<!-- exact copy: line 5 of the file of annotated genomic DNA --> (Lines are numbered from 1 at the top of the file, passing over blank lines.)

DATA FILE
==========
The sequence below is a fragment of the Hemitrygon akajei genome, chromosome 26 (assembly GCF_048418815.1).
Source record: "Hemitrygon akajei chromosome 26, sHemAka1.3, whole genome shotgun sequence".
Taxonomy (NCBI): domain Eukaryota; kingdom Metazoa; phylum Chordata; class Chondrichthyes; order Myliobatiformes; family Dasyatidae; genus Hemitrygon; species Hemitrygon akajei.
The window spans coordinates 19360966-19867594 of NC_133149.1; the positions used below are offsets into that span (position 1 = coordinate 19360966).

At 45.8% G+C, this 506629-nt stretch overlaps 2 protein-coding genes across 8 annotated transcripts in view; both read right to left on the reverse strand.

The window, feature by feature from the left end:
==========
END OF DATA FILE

At 45.8% G+C, this 506629-nt stretch overlaps 2 protein-coding genes across 8 annotated transcripts in view; both read right to left on the reverse strand.